In Colombia, Abundant Water Brings No Security
In Colombia, Abundant Water Brings No Security
Colombia has made great strides in advancing peace talks with the Revolutionary Armed Forces of Colombia (FARC), improving the prospect of peace with the guerrilla movement and finally settling the country's longtime security threat. But another crisis of sorts is seeping through the country, based this time on the vulnerability of a precious resource: water. With nearly 50,000 cubic meters of water available per person each year, Colombia is technically one of the most water-rich countries in the world. However, pollution, inadequate infrastructure, unequal distribution and extreme variability in annual rainfall leave an otherwise abundant resource susceptible to water stress. A drought, influenced by the El Nino weather pattern, has only exacerbated the situation. Despite peace talks progressing and stabilizing the country, sustained low oil prices will limit Bogota's ability to invest in and expand water infrastructure. And without investment and greater enforcement of existing policies, access to Colombia's water resources will remain uncertain for many.
By definition, if a resource is abundant, it seems counterintuitive that it could simultaneously be scarce. Yet this is exactly Colombia's water situation. Colombia is awash with water resources, but it is facing economic water scarcity, when demand for water outstrips the inadequate capacity caused by insufficient infrastructure. So even when water resources are in physical abundance at a local or national level, there are still constraints, similar to periods of water stress. In Colombia, the location of much these resources does not match up with the majority of the population. The Magdalena and Cauca river basins support more than two-thirds of the country's population, but only contain 13 percent of the country's available water. Meanwhile, the Amazon basin supplies nearly 40 percent of the nation's total surface water resources, but only to the basin's sparse population.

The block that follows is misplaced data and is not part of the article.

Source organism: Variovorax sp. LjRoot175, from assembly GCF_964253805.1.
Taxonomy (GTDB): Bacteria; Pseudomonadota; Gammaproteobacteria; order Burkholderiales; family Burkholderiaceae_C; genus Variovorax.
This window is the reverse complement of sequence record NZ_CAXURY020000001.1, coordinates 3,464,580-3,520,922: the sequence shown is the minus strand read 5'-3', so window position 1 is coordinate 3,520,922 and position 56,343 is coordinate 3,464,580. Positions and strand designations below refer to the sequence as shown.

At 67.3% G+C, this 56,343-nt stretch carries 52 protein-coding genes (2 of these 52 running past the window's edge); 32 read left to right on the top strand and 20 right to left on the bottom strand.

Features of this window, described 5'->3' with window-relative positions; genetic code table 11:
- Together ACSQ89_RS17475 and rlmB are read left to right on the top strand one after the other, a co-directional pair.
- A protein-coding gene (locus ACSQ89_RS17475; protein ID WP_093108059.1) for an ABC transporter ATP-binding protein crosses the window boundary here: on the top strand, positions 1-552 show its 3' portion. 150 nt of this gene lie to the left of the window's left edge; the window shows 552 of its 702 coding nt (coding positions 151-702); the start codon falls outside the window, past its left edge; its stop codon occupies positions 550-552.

Moreover, when there is access to water, conservation efforts are hampered by lack of information and extremely low water rates, which encourage people and businesses to use water without much cost. Rural areas have further limited access to water because of insufficient infrastructure.
Compounding the unequal distribution and straining the Magdalena and Cauca river basins, extensive pollution from industrial, agricultural and lack of sewage treatment in some areas curbs the amount of water that is actually usable. For example, the Bogota and the Chicamocha rivers (tributaries to the vital Magadalena) are highly polluted by domestic pollution, although industrial and agricultural pollution from coffee growers contribute significantly as well.
Of course, there are regulations in place to mitigate such pollution, including a discharge fee. But federal and regional efforts are largely uncoordinated, noncompliance is often rampant and many of the laws simply go unenforced, ensuring pollution will remain an issue for Colombia's water supply.
Then There Is a Drought
For more than two years, the long-term structural issues in Colombia's water use have been laid bare by pressures created by a severe drought. Agricultural production consumes just over half of all water in Colombia. While profitable coffee crops were largely unaffected over the course of the past year, some estimates show that the Caribbean coastal area (the region perhaps most damaged from the drought) has lost more than 170,000 hectares of cropland, impacting nearly half a million people, 100,000 farm animals and resulting in estimated losses of roughly $40 million. These agricultural privations have also contributed to skyrocketing food prices as supply diminishes and inflation increases to 8 percent in March 2016, its highest rate since October 2001.